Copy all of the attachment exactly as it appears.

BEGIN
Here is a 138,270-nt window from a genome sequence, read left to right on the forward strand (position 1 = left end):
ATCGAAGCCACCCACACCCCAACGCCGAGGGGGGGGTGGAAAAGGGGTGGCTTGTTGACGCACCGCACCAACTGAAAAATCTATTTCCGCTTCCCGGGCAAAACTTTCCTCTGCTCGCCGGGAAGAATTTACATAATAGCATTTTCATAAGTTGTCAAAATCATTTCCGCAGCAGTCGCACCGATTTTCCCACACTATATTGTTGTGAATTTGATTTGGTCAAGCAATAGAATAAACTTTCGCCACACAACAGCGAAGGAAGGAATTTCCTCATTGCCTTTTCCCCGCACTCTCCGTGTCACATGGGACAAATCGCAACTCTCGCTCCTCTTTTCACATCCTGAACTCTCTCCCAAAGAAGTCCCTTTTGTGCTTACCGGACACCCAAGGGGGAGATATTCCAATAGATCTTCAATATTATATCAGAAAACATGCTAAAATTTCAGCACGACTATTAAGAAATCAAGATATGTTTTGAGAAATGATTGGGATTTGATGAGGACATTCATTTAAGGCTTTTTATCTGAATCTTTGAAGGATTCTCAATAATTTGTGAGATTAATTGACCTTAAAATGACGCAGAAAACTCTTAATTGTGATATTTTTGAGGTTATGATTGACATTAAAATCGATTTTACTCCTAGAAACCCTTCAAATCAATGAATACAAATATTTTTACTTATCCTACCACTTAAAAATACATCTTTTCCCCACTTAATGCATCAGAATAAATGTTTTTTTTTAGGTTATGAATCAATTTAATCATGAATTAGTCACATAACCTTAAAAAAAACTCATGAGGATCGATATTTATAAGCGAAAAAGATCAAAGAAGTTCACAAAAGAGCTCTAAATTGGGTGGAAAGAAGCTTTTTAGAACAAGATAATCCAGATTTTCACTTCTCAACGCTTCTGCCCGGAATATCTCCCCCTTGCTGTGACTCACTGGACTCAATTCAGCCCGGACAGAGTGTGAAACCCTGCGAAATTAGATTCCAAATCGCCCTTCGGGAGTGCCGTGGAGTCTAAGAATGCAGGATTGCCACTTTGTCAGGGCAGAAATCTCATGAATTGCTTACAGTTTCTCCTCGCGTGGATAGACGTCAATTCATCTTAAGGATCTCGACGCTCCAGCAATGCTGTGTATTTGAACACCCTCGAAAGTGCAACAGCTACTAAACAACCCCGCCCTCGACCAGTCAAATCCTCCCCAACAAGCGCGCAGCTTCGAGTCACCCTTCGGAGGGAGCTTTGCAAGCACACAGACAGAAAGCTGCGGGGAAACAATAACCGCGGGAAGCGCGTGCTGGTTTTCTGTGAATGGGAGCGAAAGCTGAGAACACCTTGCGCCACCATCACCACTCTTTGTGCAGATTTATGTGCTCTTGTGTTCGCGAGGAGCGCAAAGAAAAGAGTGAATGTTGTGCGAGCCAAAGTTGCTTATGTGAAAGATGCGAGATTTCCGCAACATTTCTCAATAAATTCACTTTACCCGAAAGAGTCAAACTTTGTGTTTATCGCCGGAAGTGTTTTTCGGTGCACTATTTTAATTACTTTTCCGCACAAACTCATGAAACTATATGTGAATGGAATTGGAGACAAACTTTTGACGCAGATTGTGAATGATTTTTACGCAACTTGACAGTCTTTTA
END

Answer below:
Here is a 138,270-nt window from a genome sequence, read left to right on the forward strand (position 1 = left end):
ATCGAAGCCACCCACACCCCAACGCCGAGGGGGGGGTGGAAAAGGGGTGGCTTGTTGACGCACCGCACCAACTGAAAAATCTATTTCCGCTTCCCGGGCAAAACTTTCCTCTGCTCGCCGGGAAGAATTTACATAATAGCATTTTCATAAGTTGTCAAAATCATTTCCGCAGCAGTCGCACCGATTTTCCCACACTATATTGTTGTGAATTTGATTTGGTCAAGCAATAGAATAAACTTTCGCCACACAACAGCGAAGGAAGGAATTTCCTCATTGCCTTTTCCCCGCACTCTCCGTGTCACATGGGACAAATCGCAACTCTCGCTCCTCTTTTCACATCCTGAACTCTCTCCCAAAGAAGTCCCTTTTGTGCTTACCGGACACCCAAGGGGGAGATATTCCAATAGATCTTCAATATTATATCAGAAAACATGCTAAAATTTCAGCACGACTATTAAGAAATCAAGATATGTTTTGAGAAATGATTGGGATTTGATGAGGACATTCATTTAAGGCTTTTTATCTGAATCTTTGAAGGATTCTCAATAATTTGTGAGATTAATTGACCTTAAAATGACGCAGAAAACTCTTAATTGTGATATTTTTGAGGTTATGATTGACATTAAAATCGATTTTACTCCTAGAAACCCTTCAAATCAATGAATACAAATATTTTTACTTATCCTACCACTTAAAAATACATCTTTTCCCCACTTAATGCATCAGAATAAATGTTTTTTTTTAGGTTATGAATCAATTTAATCATGAATTAGTCACATAACCTTAAAAAAAACTCATGAGGATCGATATTTATAAGCGAAAAAGATCAAAGAAGTTCACAAAAGAGCTCTAAATTGGGTGGAAAGAAGCTTTTTAGAACAAGATAATCCAGATTTTCACTTCTCAACGCTTCTGCCCGGAATATCTCCCCCTTGCTGTGACTCACTGGACTCAATTCAGCCCGGACAGAGTGTGAAACCCTGCGAAATTAGATTCCAAATCGCCCTTCGGGAGTGCCGTGGAGTCTAAGAATGCAGGATTGCCACTTTGTCAGGGCAGAAATCTCATGAATTGCTTACAGTTTCTCCTCGCGTGGATAGACGTCAATTCATCTTAAGGATCTCGACGCTCCAGCAATGCTGTGTATTTGAACACCCTCGAAAGTGCAACAGCTACTAAACAACCCCGCCCTCGACCAGTCAAATCCTCCCCAACAAGCGCGCAGCTTCGAGTCACCCTTCGGAGGGAGCTTTGCAAGCACACAGACAGAAAGCTGCGGGGAAACAATAACCGCGGGAAGCGCGTGCTGGTTTTCTGTGAATGGGAGCGAAAGCTGAGAACACCTTGCGCCACCATCACCACTCTTTGTGCAGATTTATGTGCTCTTGTGTTCGCGAGGAGCGCAAAGAAAAGAGTGAATGTTGTGCGAGCCAAAGTTGCTTATGTGAAAGATGCGAGATTTCCGCAACATTTCTCAATAAATTCACTTTACCCGAAAGAGTCAAACTTTGTGTTTATCGCCGGAAGTGTTTTTCGGTGCACTATTTTAATTACTTTTCCGCACAAACTCATGAAACTATATGTGAATGGAATTGGAGACAAACTTTTGACGCAGATTGTGAATGATTTTTACGCAACTTGACAGTCTTTTA